One can ask many questions about this Gemara, for example:

  1. Did the ministering angels not know the reason “Moshe came” to Mount Sinai?
  2. How can one explain that the angels argued with Hashem, since the mission of the angels is to fulfill the will of their Creator?
  3. Why was Moshe afraid to answer the angels after Hashem asked him to do so?
  4. What is the significance of the “throne of glory” and why did Moses’s grasping of the throne aid him in his argument with the angels?
  5. Why did Moshe use examples of Mitzvot which are simple and logical in order to be victorious in his argument?
  6. Why did Moshe’s claims convince the angels in such a drastic way?

However, I would like to focus specifically on the words of the angels to Moshe after he convinced them that he was correct: “In reward for the fact that they called you man…you took gifts” — what is the meaning of this sentence?


The giving of the Torah to man, full of weaknesses, desires, passions, and weaknesses should be a red light, a danger,  according to the angels. The danger in the giving of the Torah, a book containing the will of Hashem, His words and expectations, to flesh and blood, who can by means of his free will use the wisdom of Torah for negative things was and is a danger to the glory of Hashem. Man who has free will is able to not obey the will of Hashem as explained in the Torah and thus, not only not fulfilling what is written in it, but adding insult to injury, intentionally having contempt for Hashem’s will — a reality that will lead to profaning the name of Hashem. The angels cannot accept an existence where it is possible to choose not to do the will of Hashem; in which the danger is so critical and so essential that they come out “against” the intention of hashem to award the Torah to flesh and blood people. Additionally, the angels took a negative position on the ability of Man formed from matter to assimilate spiritual values and to apply them to his life.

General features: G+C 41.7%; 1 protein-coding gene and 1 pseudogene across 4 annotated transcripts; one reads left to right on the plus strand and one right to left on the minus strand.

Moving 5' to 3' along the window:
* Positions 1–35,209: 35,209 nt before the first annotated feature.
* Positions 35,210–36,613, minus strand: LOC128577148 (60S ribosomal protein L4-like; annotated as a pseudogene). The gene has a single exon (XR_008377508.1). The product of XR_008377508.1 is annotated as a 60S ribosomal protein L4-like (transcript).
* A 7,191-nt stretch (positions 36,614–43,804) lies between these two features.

Moshe does not argue with the claims of the angels, but just the opposite, he strengthens their claims and uses them. Moshe’s claim is that the purpose of the giving of the Torah and the purpose of the Torah is to change man to be more heavenly, but not just heavenly and spiritual. The grave dangerous reality hidden in the fact that man will not listen to the voice of the commands of the Torah is painful and real, but the chance that he could use the Torah as a spiritual, ethical, and correct values compass more than compensates for the danger. The free choice of a person who chooses correctly creates a reality of fundamental  honor before Hashem. A person who chooses to do the will of his Creator which does not always agree with his independent desires displays how essential is his connection to the Master of the World. A person relinquishes his natural personal desires in order to fulfill the desire of his Father in Heaven. 


Moshe intentionally uses examples of commandments directly connected to our essence as human beings who have within them jealousy, the desire to chase after honor and glory, feelings and the ability to do physical labor, all of which are the specific reasons that we need Torah and mitzvot. Already from the time of creation, the combining of heaven and earth, of the chosen one of creation and his Creator stands at the center of the world’s existence. The question of balance, the connecting bridging link between man and his Creator, between the potential within us and the Divine expectation that man will continue to discover God in nature is the question of our continued existence on earth. The nature of the world in which we live and the world that we will leave to the coming generations depends on the question of the correct equation between the fulfilment of human, national and universal  potential and our relationship with Hashem.